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Summer 2013 Candy Land

A sweet self-service concept hits shopping centers.

Sweet Amanda’s, an interactive bulk candy dispenser, is changing the way self-service treat machines operate. Steven Bruck, cofounder and CEO, started Sweet Amanda’s with his brother, Robert, in 2009 after coming up with the idea for a fun and easy way for customers to get sweets.

“We have been in the vending machine industry for three generations and basically saw that the typical way to sell bulk candy, like gumball machines, had really become unsanitary, unpleasing to the eye and antiquated. The aesthetics really hadn’t changed in 100 years.”

The pair set out to create Sweet Amanda’s, a candy machine with touch-screen operation and conveyor belt technology that would make dispensing candy exciting. There are currently about 1,000 machines in the market at locations ranging from malls and movie theaters to college campuses and airports.

How it works

The Sweet Amanda’s machine has 16 clear tubes on the front of the machine filled with candy, along with six round capsules on the side of the machine holding novelties such as shirts, stuffed animals and cellphone cases. Customers use the machine’s touch screen to select what they want, add the item to their cart and check out, just like purchasing something online. Then the candy moves along a conveyor belt, which the customer can see through the window in the front of the machine. Finally, the candy is dispensed into a cup. Gift items in the side capsules fall down through a separate door.

This mechanism differs from competitor machines, which typically are gravity-fed and only sell unwrapped hard candies.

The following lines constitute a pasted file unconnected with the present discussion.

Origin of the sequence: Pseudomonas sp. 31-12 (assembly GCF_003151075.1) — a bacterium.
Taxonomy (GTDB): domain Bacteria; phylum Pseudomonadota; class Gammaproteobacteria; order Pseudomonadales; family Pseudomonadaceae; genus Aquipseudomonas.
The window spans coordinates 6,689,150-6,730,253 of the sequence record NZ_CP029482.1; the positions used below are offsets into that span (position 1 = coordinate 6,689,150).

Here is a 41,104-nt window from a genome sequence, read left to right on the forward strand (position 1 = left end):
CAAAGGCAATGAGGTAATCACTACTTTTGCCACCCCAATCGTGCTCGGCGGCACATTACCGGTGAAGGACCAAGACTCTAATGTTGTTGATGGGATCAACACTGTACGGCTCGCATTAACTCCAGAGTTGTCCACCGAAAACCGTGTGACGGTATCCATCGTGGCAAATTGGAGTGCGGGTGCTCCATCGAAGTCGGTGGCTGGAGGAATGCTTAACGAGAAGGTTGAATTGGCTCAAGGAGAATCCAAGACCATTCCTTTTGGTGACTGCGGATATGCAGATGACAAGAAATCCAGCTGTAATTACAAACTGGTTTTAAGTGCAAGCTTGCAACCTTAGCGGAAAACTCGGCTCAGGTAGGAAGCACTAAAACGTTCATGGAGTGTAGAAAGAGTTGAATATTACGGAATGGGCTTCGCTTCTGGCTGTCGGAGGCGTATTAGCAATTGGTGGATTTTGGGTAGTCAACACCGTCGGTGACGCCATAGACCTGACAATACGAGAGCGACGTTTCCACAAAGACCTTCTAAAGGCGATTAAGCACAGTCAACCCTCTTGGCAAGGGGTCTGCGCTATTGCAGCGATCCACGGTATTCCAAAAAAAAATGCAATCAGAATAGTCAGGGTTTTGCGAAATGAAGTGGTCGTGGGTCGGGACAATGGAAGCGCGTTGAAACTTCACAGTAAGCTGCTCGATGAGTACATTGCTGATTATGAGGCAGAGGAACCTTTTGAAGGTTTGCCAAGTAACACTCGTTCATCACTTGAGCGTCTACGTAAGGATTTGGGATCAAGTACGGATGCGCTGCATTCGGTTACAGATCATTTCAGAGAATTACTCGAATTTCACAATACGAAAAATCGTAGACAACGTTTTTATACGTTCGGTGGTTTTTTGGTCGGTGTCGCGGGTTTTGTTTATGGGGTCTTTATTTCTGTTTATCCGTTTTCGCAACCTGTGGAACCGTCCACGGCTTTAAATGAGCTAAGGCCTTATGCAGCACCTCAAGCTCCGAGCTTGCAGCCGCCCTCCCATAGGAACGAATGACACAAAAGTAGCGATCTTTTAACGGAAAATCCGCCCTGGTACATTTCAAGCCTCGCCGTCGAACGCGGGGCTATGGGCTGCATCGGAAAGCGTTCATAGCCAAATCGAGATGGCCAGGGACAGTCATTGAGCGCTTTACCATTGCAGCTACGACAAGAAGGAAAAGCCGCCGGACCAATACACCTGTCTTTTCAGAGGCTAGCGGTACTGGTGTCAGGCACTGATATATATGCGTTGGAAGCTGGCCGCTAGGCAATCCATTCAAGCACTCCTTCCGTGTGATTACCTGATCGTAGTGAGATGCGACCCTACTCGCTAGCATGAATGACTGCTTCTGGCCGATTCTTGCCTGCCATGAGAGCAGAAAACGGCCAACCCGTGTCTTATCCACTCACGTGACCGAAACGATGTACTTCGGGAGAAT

Cost varies depending on the location and demographics but averages around $2 for two ounces of candy. Sweet Amanda’s takes cash, credit and debit cards, unlike a traditional gumball machine requiring the customer to use change. If customers have a technical problem with the machine, they can scan a QR code from their mobile device and it takes them to a refund page. The customer then can enter a receipt number for a refund.


Mall appeal

Taking a look at the mall market, Bruck said Sweet Amanda’s draws attention with its wraparound graphics and commanding size. “It upgrades the look of the mall with bright colors and the features are fun; the machine’s lights are red and green at Christmas or orange at Halloween. We also turn on a blue light with a happy hour ‘buy one, get one free’ special during certain hours.”

Although the machine is large, it’s actually three modular pieces, and fits in a standard elevator. Sweet Amanda’s also offers a smaller model where it’s a half machine with eight candy bins and three capsule products. Currently the candy machines are all company owned, but Bruck said Sweet Amanda’s will eventually get to a franchise type model.

Ultimately, the interactive nature of the machine is what Sweet Amanda’s is hoping will attract new retailers and end customers. “Unlike inserting a quarter and turning it, they’re using a touch screen and choosing what they want. We find automated retailing is growing every day; it’s the way of the future and people like to do things themselves.”

For more information, please visit www.sweetamandas.com.

Kristin Larson Contino

Kristin Contino is a freelance writer and copy editor based in Philadelphia. She writes for a variety of print publications and blogs, and also covers women's fiction for examiner.com.

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